of public acts and occurrences. Such an officer is called in Verse 3. When Herod-heard these things, he was troubled] Hebrew 7390 seper ha-melech, o yeojapateus Tou Baronews, Herod's consternation was probably occasioned by the agree- | the king's scribe, or secretary. See LXX. 2 Kings xii. 10. ment of the account of the Magi, with an opinion predo- | The word is often used by the LXX. for a man of learning. minant throughout the East, and particularly in Judea, that | especially for one skilled in the Mosaic law : and in the same some great personage would soon make his appearance, for sense, it is used by the New Testament writers. Ipake poctevş is ' the deliverance of Israel from their enemies; and would take therefore to be understood as always implying a man of letters, upon himself universal empire.
llor learning, capable of instructing the people. The derivaSUETONIUS and Tacitus, two Roman historians, mention || tion of the name proves this to be the genuine meaning of the this. Their words are very remarkable :
word ypapaleo, a letter, or character, in writing : or gga pepata, Percrebuerat Oriente toto, vetus et constans opinio, esse in || letters, learning, erudition, and especially that gained from fatis, ut eo tempore Judæâ profecti rerum potirentur. Id de books. The Hebrew nov or 2910 sopher, from saphar, to tell, imperatore Romano, quantum eventu postea predictum patut, ll count, cypher, signifies both a book, volume, roll, &c. and a Judæi ad se trakentes, rebellârunt. Sueton. VESP. “ An an- notary, recorder, or historian; and always signifies a man of cient and settled persuasion prevailed throughout the East, || learning. that the Fates had decreed some to proceed from Judea, 1 The word is used Acts xix. 35. for a civil magistrate at who should attain universal empire. This persuasion, which || Ephesus, probably such an one as we would term recorder. the event proved to respect the Roman emperor, the Jews | It appears that Herod at this time gathered the whole Sanapplied to themselves, and therefore rebelled.”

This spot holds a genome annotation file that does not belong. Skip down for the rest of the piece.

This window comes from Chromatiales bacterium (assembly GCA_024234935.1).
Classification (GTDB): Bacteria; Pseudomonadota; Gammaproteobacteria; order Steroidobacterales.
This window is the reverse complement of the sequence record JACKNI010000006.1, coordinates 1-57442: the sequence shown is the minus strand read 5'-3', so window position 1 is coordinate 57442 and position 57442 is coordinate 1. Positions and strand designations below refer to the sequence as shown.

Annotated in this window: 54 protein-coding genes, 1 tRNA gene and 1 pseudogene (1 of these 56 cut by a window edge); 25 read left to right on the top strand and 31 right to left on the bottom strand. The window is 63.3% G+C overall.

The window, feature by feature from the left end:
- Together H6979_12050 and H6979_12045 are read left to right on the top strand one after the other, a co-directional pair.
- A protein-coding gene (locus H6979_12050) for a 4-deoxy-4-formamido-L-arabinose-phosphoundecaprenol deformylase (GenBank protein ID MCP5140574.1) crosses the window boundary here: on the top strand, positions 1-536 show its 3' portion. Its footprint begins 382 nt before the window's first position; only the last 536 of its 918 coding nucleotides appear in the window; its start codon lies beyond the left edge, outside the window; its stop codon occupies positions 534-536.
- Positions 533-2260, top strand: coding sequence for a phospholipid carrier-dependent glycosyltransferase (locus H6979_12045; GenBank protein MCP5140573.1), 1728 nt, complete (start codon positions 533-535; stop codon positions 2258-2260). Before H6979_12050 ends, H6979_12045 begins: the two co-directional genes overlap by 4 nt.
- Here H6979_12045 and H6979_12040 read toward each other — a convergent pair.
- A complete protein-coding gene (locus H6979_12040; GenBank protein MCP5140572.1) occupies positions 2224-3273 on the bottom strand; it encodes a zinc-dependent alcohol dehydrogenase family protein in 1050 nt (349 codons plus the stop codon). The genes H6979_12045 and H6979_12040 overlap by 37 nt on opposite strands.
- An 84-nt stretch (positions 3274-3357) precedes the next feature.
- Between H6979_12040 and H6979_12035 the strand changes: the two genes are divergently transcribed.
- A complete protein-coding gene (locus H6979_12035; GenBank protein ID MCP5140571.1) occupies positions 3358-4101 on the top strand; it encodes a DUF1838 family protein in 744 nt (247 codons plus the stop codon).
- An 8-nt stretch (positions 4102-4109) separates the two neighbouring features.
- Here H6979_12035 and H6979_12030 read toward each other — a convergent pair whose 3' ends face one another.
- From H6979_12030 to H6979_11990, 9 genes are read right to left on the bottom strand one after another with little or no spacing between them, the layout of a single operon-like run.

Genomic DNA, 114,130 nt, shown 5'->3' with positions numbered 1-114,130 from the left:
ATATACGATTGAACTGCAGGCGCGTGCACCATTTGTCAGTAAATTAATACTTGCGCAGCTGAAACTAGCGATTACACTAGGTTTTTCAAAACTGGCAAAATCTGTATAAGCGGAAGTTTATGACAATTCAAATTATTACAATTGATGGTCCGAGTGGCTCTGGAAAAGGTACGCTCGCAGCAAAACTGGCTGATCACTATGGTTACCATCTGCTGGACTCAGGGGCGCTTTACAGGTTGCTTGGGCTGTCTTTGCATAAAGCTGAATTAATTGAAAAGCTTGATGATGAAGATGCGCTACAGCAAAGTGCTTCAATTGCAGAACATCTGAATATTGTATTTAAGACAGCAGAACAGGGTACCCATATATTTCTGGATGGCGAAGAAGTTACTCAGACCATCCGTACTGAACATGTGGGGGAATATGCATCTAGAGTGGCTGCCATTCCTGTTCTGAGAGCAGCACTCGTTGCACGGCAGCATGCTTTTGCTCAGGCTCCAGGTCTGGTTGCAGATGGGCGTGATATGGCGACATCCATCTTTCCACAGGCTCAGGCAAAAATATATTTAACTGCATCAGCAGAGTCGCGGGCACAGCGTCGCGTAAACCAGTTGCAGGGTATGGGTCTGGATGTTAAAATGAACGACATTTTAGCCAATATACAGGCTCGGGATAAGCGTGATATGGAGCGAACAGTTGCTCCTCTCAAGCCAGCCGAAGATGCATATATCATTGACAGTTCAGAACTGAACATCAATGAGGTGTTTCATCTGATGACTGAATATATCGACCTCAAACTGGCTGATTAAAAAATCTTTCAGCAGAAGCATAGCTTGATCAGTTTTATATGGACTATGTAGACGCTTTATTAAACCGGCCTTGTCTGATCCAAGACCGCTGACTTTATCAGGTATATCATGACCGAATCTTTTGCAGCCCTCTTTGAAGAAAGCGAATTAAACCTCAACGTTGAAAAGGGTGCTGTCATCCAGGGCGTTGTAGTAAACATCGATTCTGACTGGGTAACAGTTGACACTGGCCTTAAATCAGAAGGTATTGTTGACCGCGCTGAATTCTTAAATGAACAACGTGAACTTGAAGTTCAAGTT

hedrin, in order to get the fullest information on a subject, The words of Tacitus are nearly similar :
by which all his jealous fears had been alarmed. Pluribus persuasio inerat, antiquis sacerdotum literis con- Verse 5. In Bethlehem of Judeæ : for thus it is written by tineri, eo ipso tempore fore, ut valesceret Oriens, profectique the prophet] As there have been several confused notions Judæá rerum potirentur. Quæ ambages Vespasianum ac Titum among the Jews, relative not only to the Messiah, and his prædirerant.
ll character, but also to the time of his birth; it may be ne“ Many were persuaded, that it was contained in the an- cessary to add to what has already been said on this subject, cient books of their priests, that at that very time the East | the following extracts from the Talmudists and Gemarists, should prevail : and that some should proceed from Judea and quoted by Lightfoot. At the close of a long dissertation on possess the dominion. It was Vespasian and Titus that these the year of our Lord's birth, (which he places in the 35th of ambiguous prophecies predicted.” Histor. v.
the reign of Herod, not the last or 37th as above,) he says, Verse 4. The chief priests] Not only the high-priest for the " It will not be improper here to produce the Gemarists time being, called vxon cohen ha-rosh, 2 Kings xxv. 18. themselves openly confessing that the Messias had been born, and his deputy called ngon yna cohen mishneh, with those who | a good while ago before their times. For so they write: After had formerly borne the high-priest's office ; but also, the chiefs this the children of Israel shall be converted, and shall enquire or heads of the twenty-four sacerdotal families, which David after the Lord their God, and David their king : Hos. iii, 5.
Jederatore Roompore Judecato
mbages Vespasianum ac mique | the prophet] As there haecudes : for thus it is written
Bethlehem of Judah.
our Lord's Birth-place.
A.M. 2001. art not the least among the princes of 7 Then Herod, when he had pri- A.M. B. C. 4.
B.C. 4. An. Olymp. Juda : for out of thee shall come a vily called the wise men, enquired An. Olymp. CXC.V. 1.
CXCIV. i. -- Governor, a that shall "rule my peo- of them diligently, what time the star ple Israel. .